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El Ateneo Grand Splendid and Puerto Madero from the Costanera Sur Reserve

Our first couple days gave us time to see places high on our list. For me, El Ateneo Grand Splendid bookstore was a minor pilgrimage site. It lives up to its name; shelves of books, music, and movies run through four floors of a former theatre. Ceiling frescoes and theatre boxes (now reading nooks), as well as the stage (a small cafe), are all preserved. The Argentine and Latin American authors sections are incredible, running through all the names I’ve heard of and so many more I haven’t… if only my Spanish was better.

Catching a sea breeze on the waterfront is the Costanera Sur Ecological Reserve. Several miles of trails next to some of the city’s newest development is a welcome escape from the traffic and noise. We saw and heard groups of bright green parrots, herons, and some kind of diving bird catching fish, even as skyscrapers were visible through the trees. The center is a marsh full of reeds. Signs warning against feeding the critters; apparently snakes still make this their home, and it wouldn’t feel out of place to find a caiman. Despite the value of having this so close to downtown, I wonder what percentage of the mosquitoes in our apartment have their beginnings here.

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Recoleta Cemetery

Buenos Aires’s most famous landmark might be their city of the dead, Recoleta Cemetery. Here are the tombs of the most famous Argentinians. Eva Peron, dozens of Presidents (they have a history of going through them quickly), artists, politicians, bankers, and athletes are buried in grand mausoleums. Simply carving names in stone would be too easy; the cemetery is a space for sculptors to show their skills making angels and likenesses of the dead. Some wealthy men have a penchant for statues of beautiful women mourning their passing. Tombs have windows of stained glass, domes, wrought iron gates. Many have lower levels, visible down tiny staircases, that are stacked with coffins. It is eerie and poignant at the same time.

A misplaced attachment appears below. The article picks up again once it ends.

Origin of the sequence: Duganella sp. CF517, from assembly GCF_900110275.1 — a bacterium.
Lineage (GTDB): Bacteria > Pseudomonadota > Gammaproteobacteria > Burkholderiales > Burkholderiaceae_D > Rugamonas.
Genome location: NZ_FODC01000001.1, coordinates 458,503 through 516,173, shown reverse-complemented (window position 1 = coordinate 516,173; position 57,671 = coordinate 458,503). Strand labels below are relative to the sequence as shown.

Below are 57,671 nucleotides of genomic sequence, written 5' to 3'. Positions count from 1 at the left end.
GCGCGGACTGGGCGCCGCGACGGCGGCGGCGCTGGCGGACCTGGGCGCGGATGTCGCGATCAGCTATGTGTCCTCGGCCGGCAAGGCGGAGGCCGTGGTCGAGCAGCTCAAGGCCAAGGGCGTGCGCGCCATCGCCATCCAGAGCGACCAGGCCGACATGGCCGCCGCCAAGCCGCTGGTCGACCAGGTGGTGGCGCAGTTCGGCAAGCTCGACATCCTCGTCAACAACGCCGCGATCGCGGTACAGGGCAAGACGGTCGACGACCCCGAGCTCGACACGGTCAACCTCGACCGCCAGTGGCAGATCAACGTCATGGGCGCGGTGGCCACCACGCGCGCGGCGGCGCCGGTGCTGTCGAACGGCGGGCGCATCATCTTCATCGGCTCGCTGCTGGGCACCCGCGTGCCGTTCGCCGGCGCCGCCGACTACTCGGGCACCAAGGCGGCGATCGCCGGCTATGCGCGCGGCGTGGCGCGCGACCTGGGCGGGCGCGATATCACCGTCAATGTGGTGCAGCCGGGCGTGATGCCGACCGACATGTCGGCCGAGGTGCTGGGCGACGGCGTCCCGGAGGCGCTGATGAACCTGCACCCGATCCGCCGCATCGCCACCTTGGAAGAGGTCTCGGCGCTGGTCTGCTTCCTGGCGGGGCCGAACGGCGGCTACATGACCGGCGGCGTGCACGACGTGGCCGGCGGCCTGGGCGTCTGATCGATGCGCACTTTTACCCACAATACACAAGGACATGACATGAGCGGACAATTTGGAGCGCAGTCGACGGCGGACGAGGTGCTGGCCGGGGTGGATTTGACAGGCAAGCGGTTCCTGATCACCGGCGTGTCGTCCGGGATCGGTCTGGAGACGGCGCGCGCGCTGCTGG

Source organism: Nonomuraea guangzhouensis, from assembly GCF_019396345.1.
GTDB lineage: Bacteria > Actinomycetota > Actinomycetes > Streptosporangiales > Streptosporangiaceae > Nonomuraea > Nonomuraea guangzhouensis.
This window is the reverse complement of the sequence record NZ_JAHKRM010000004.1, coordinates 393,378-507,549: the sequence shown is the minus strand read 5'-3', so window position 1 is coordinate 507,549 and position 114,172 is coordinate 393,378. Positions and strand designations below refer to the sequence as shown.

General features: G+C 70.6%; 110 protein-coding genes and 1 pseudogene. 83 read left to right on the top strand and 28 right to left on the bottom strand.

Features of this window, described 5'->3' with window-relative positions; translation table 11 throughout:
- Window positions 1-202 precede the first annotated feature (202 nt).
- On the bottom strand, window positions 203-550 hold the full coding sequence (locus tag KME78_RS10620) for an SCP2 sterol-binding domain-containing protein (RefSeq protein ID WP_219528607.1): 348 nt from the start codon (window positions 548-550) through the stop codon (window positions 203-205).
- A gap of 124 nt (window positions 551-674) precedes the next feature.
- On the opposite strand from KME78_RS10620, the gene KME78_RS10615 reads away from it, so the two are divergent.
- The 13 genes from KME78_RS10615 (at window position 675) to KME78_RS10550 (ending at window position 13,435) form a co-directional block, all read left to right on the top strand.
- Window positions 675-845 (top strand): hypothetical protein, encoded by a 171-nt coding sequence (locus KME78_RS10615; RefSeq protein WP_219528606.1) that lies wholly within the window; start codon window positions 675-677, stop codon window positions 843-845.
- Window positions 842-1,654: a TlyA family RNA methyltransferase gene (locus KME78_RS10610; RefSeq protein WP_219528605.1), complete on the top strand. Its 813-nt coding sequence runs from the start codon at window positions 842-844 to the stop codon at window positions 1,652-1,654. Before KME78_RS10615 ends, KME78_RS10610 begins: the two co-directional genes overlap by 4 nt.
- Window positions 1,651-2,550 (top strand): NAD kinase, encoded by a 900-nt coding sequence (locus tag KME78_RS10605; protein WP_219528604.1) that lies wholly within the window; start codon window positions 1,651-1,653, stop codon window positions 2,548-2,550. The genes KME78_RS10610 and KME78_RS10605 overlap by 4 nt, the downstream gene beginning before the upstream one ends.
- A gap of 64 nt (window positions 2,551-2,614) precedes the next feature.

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Catedral Metropolitana

The Catedral Metropolitana of Buenos Aires has a massive Neoclassical facade, and all the interior trappings you’d expect of an important Catholic church. It has received a lot of attention over the last few years since their last Archbishop is now the Pope. I especially like the tile work on the floor that has flowers and crowns of thorns. In altars along the sides, Mary appears in several guises and is dressed in flowing gowns. Toward the back corner, a life-sized Jesus is riding a life-sized donkey. Gold and beautiful carvings are very much in evidence.